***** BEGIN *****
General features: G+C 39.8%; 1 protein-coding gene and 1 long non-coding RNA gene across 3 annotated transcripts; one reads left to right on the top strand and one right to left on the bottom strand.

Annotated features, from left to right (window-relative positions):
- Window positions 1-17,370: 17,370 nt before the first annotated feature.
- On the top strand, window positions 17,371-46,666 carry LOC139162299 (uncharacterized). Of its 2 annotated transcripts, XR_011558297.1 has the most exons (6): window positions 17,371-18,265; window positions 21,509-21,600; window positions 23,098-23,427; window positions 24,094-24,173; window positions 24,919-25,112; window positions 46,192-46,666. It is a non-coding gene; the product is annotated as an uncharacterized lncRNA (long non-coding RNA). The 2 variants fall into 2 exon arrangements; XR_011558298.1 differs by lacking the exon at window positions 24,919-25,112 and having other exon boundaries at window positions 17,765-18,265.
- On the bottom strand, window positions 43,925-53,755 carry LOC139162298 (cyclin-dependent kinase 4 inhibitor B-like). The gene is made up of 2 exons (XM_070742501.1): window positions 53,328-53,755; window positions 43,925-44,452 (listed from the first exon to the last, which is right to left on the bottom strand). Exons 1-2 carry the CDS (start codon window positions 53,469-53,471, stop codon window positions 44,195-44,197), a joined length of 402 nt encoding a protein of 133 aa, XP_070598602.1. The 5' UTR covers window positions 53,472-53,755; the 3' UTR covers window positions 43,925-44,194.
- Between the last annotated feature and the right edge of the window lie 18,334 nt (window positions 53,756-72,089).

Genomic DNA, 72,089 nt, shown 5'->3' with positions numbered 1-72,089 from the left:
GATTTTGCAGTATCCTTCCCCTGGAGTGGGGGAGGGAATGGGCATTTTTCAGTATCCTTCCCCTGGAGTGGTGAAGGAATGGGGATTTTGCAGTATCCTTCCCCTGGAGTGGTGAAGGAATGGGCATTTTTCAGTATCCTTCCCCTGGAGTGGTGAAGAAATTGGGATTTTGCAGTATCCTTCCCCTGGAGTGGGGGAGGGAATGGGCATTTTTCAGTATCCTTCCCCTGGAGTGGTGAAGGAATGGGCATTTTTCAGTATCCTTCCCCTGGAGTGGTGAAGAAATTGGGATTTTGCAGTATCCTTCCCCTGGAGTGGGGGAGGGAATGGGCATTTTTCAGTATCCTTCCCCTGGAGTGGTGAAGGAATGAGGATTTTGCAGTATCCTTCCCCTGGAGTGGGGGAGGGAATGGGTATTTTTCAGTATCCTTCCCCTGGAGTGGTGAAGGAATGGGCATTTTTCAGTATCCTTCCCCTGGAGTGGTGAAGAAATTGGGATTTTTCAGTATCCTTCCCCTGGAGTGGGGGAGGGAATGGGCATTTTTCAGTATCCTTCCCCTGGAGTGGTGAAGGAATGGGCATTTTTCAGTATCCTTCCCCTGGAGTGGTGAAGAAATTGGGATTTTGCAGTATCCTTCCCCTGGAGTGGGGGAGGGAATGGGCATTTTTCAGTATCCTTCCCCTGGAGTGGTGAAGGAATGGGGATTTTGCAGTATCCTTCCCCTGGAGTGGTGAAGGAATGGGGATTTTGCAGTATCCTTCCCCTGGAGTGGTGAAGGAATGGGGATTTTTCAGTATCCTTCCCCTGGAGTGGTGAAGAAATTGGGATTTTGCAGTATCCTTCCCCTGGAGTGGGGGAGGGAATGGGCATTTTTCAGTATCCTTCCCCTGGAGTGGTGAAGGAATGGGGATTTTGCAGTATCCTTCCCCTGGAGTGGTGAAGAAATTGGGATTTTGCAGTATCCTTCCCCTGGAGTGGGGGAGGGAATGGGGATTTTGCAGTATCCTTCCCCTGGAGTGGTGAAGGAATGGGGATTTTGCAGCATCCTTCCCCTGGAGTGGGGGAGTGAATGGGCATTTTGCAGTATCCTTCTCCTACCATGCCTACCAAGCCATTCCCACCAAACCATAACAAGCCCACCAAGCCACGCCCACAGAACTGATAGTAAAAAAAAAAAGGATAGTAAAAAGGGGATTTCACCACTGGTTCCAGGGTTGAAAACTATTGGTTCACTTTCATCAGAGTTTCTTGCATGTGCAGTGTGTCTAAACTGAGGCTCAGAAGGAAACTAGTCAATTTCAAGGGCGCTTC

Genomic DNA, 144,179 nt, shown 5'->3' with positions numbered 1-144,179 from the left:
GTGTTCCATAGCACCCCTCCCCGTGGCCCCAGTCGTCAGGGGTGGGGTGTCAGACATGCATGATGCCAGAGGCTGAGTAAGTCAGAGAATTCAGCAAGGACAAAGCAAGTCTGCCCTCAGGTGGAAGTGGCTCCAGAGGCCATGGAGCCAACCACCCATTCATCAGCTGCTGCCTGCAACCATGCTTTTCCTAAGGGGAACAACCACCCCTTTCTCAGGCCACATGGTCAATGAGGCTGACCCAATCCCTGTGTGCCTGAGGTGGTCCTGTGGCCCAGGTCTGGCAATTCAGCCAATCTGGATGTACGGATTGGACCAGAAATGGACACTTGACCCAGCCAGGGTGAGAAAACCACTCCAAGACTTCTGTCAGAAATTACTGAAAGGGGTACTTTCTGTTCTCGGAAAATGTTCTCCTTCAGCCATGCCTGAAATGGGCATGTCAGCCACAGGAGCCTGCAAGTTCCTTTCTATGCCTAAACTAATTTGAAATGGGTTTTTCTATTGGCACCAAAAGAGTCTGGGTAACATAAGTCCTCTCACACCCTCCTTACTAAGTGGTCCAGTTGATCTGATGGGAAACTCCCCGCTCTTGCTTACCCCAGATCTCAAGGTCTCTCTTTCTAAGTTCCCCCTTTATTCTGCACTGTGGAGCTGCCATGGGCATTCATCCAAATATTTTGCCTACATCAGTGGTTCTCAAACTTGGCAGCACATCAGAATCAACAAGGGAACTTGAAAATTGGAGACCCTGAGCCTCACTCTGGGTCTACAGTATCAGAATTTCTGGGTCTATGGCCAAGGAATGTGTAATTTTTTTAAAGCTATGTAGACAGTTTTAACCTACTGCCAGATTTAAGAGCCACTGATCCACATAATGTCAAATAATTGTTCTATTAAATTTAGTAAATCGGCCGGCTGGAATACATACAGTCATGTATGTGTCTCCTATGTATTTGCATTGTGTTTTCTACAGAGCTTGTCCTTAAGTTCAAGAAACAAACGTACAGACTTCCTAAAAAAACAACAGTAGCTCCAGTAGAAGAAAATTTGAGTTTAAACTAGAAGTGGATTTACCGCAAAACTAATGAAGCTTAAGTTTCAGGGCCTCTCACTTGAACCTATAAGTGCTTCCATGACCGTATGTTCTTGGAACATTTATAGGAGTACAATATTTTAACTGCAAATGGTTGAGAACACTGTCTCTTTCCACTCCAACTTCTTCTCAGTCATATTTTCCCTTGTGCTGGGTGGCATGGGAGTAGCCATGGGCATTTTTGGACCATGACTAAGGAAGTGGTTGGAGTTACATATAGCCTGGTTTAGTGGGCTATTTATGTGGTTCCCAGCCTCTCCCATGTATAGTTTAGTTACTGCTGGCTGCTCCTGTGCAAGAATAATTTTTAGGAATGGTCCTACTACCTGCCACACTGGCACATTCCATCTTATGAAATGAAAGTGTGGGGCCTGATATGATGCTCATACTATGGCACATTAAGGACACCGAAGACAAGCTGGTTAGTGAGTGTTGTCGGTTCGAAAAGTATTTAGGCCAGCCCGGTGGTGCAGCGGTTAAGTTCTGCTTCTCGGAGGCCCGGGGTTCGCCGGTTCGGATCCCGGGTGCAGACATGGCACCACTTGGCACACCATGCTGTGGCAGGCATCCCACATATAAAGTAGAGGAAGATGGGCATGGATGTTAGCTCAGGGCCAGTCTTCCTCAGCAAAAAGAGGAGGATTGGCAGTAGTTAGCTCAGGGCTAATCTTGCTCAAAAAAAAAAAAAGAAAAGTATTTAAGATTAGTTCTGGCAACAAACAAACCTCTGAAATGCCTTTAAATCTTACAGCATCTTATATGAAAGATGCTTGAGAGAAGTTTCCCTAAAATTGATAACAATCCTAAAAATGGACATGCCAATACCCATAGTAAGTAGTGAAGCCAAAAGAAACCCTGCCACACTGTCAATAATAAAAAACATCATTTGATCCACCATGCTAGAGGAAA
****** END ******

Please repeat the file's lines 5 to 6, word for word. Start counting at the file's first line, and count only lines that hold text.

- On the bottom strand, window positions 43,925-53,755 carry LOC139162298 (cyclin-dependent kinase 4 inhibitor B-like). The gene is made up of 2 exons (XM_070742501.1): window positions 53,328-53,755; window positions 43,925-44,452 (listed from the first exon to the last, which is right to left on the bottom strand). Exons 1-2 carry the CDS (start codon window positions 53,469-53,471, stop codon window positions 44,195-44,197), a joined length of 402 nt encoding a protein of 133 aa, XP_070598602.1. The 5' UTR covers window positions 53,472-53,755; the 3' UTR covers window positions 43,925-44,194.
- Between the last annotated feature and the right edge of the window lie 18,334 nt (window positions 53,756-72,089).